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Discussion Starter · #1 ·
Well, I broke down and bought (finally) a progressive press - Lee Breach Lock Pro. Since I already had the Auto Disk powder measure and the dies, the only thing I needed to start was the shell plate. There are some projects around the house that must be completed soon, and I still haven't decided on the best way/place to mount the thing, so it may be a few days before I have it up and running. I'll keep you posted.

Eventually, I'll add the priming system and a case feeder, but for right now it's basically just the press.

Hector
 

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Congratulations mate enjoy your press, take it easy no medals for speed, on a new progressive..

Thewelshm
 

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Discussion Starter · #3 ·
Yeah. Not expecting any high volume production records. The best thing is that I'll only have to pull the handle once per round vs 4 times for my turret press. Going to start with 9mm and eventually get the shell plates and bushings for 45 ACP and .357/.38 Special. The biggest problem right now is finding components, although I'm supplied for the moment.

Hector
 
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Congratulations on the new press and hope it works well for you. I have a Dillon and have enjoyed it for about 8 years.
 

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Discussion Starter · #5 ·
Okay. Got the press setup today to load 9 mm. After a decade or so of loading ammo on a turret press where you do one thing at a time, I'm not sure I'm coordinated enough for this machine where you do 3 things at a time. :p Seriously, it's just a matter developing a new rhythm and I think it will work well.

A case feeder is in the future and that should help a lot. Then I would only have to do 2 things at once. :giggle:

Hector
 

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Discussion Starter · #6 ·
Got a small unexpected windfall in the mail the other day, so I added the case feeder and collator, the Lee Priming system, and shell plates for .357 Magnum and .45 ACP. The case feeder is great as long as you watch the tubes and make sure to switch when one runs empty. Jury is still out on the Auto Prime, but I think I may have set it up incorrectly causing a lot of spilled primers which slowed me down a bit. Nevertheless, it feels faster than the turret press - especially when it's working right. If I have truly figured out the problem it should really blaze along.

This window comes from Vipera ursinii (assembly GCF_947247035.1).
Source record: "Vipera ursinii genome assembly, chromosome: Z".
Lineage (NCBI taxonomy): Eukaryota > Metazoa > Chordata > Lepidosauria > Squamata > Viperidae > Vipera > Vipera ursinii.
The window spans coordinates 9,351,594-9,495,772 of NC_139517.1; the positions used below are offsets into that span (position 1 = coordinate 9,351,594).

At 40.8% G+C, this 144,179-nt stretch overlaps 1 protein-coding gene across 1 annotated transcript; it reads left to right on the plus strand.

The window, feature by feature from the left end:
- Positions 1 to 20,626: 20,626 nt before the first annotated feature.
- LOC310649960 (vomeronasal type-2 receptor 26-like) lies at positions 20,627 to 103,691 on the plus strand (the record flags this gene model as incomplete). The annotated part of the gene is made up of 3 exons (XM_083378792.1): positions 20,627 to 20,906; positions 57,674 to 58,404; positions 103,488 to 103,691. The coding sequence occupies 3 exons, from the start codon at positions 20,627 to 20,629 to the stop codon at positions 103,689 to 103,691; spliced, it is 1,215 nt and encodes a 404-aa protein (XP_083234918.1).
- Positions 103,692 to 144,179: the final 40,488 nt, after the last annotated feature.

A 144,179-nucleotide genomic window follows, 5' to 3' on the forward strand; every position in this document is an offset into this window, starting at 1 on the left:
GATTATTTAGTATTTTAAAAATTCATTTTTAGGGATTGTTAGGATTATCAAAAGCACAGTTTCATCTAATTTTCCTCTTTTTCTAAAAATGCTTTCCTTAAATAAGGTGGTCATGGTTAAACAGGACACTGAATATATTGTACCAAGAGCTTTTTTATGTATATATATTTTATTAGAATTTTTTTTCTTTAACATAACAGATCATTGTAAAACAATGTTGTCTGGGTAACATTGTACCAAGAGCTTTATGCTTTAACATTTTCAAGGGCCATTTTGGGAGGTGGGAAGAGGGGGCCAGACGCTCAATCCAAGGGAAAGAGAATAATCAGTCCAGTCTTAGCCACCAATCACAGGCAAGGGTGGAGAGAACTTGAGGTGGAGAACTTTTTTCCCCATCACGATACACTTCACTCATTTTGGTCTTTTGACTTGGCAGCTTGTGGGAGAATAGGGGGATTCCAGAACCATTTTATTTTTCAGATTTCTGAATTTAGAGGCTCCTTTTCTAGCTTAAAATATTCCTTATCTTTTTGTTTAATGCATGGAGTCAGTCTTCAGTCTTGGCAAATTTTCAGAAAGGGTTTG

Note that I've only loaded 9 mm so far. Next will be some .357. The .45 ACP will have to wait for a while 'cause I ain't got no boolets and I'm running low on primers.

Hector
 

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Remember to keep an eye on the powder, sometimes you get in a groove watching the primers and placement of the bullet that you forget that you are running low on powder
 

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Congratulations on your new press. May you shoot enough to wear it out....Unlike myself. About 6 or 7 years ago, I bought a like-new Dillon 650, with most of the stuff needed to load a couple of cartridges. So far, it’s not been used! A sad commentary for my life of recent. But, that’s slowly changing for the better!

Congrats again....enjoy! memtb
 
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You have completed the first step to buy a Dillon. Lee for continuous adjustment and fiddling, Dillon for reloading. A manually fed Dillon 550 beats a lot of other options.
 

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Hard to beat a Dillon 650 For handgun and small to medium rifle cartridges! Hank
One of these days, I’ll put mine to use! memtb
 

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A Dillon 650 is production reloader if everything is correctly adjusted, brass is perfectly sorted, and primers feed properly through the primer mechanism. I've probably reloaded 100,000 rounds in the past 14 months ranging from 380 ACP to 45 Long Colt on 3 different D-650 machines all with case feeders. I would not take any of them even if free. I'm keeping my old Dillon 450 (small primers) and used Dillon 550 (large primers). I clean the primer mechanism every 2K rounds, and both run flawlessly except for 45 ACP. Sorting 45 ACP brass for small primers is a ROYAL pain in the eyeballs.
 
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